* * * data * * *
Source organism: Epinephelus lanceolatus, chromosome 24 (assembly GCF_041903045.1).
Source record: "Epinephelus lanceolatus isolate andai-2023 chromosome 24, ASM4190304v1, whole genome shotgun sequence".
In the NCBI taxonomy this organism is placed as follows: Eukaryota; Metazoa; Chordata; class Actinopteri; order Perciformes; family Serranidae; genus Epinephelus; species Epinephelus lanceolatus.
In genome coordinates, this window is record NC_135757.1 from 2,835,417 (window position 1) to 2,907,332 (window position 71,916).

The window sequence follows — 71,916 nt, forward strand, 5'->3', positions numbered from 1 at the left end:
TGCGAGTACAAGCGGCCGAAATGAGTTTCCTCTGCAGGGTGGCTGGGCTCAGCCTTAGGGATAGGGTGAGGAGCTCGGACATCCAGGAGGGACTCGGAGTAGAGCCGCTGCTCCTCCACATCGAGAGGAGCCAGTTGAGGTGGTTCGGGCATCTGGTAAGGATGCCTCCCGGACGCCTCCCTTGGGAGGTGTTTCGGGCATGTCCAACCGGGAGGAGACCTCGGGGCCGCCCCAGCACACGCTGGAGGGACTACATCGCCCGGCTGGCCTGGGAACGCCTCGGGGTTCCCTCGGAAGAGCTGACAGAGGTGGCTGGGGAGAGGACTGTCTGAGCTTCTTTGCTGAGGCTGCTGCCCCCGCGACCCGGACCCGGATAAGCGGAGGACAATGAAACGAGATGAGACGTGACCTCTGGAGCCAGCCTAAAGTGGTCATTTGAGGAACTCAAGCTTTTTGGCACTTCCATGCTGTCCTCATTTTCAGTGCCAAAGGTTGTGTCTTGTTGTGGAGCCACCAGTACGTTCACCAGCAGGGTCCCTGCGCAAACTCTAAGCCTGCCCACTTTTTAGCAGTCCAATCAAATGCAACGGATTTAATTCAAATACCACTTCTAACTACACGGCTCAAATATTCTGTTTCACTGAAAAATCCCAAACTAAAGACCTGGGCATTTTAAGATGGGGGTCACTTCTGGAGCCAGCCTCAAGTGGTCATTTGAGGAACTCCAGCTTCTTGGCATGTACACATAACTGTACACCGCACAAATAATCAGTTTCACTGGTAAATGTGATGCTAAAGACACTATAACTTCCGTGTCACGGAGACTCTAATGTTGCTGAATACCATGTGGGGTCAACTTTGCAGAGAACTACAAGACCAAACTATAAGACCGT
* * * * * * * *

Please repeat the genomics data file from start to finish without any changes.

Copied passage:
Source organism: Epinephelus lanceolatus, chromosome 24 (assembly GCF_041903045.1).
Source record: "Epinephelus lanceolatus isolate andai-2023 chromosome 24, ASM4190304v1, whole genome shotgun sequence".
In the NCBI taxonomy this organism is placed as follows: Eukaryota; Metazoa; Chordata; class Actinopteri; order Perciformes; family Serranidae; genus Epinephelus; species Epinephelus lanceolatus.
In genome coordinates, this window is record NC_135757.1 from 2,835,417 (window position 1) to 2,907,332 (window position 71,916).

The window sequence follows — 71,916 nt, forward strand, 5'->3', positions numbered from 1 at the left end:
TGCGAGTACAAGCGGCCGAAATGAGTTTCCTCTGCAGGGTGGCTGGGCTCAGCCTTAGGGATAGGGTGAGGAGCTCGGACATCCAGGAGGGACTCGGAGTAGAGCCGCTGCTCCTCCACATCGAGAGGAGCCAGTTGAGGTGGTTCGGGCATCTGGTAAGGATGCCTCCCGGACGCCTCCCTTGGGAGGTGTTTCGGGCATGTCCAACCGGGAGGAGACCTCGGGGCCGCCCCAGCACACGCTGGAGGGACTACATCGCCCGGCTGGCCTGGGAACGCCTCGGGGTTCCCTCGGAAGAGCTGACAGAGGTGGCTGGGGAGAGGACTGTCTGAGCTTCTTTGCTGAGGCTGCTGCCCCCGCGACCCGGACCCGGATAAGCGGAGGACAATGAAACGAGATGAGACGTGACCTCTGGAGCCAGCCTAAAGTGGTCATTTGAGGAACTCAAGCTTTTTGGCACTTCCATGCTGTCCTCATTTTCAGTGCCAAAGGTTGTGTCTTGTTGTGGAGCCACCAGTACGTTCACCAGCAGGGTCCCTGCGCAAACTCTAAGCCTGCCCACTTTTTAGCAGTCCAATCAAATGCAACGGATTTAATTCAAATACCACTTCTAACTACACGGCTCAAATATTCTGTTTCACTGAAAAATCCCAAACTAAAGACCTGGGCATTTTAAGATGGGGGTCACTTCTGGAGCCAGCCTCAAGTGGTCATTTGAGGAACTCCAGCTTCTTGGCATGTACACATAACTGTACACCGCACAAATAATCAGTTTCACTGGTAAATGTGATGCTAAAGACACTATAACTTCCGTGTCACGGAGACTCTAATGTTGCTGAATACCATGTGGGGTCAACTTTGCAGAGAACTACAAGACCAAACTATAAGACCGT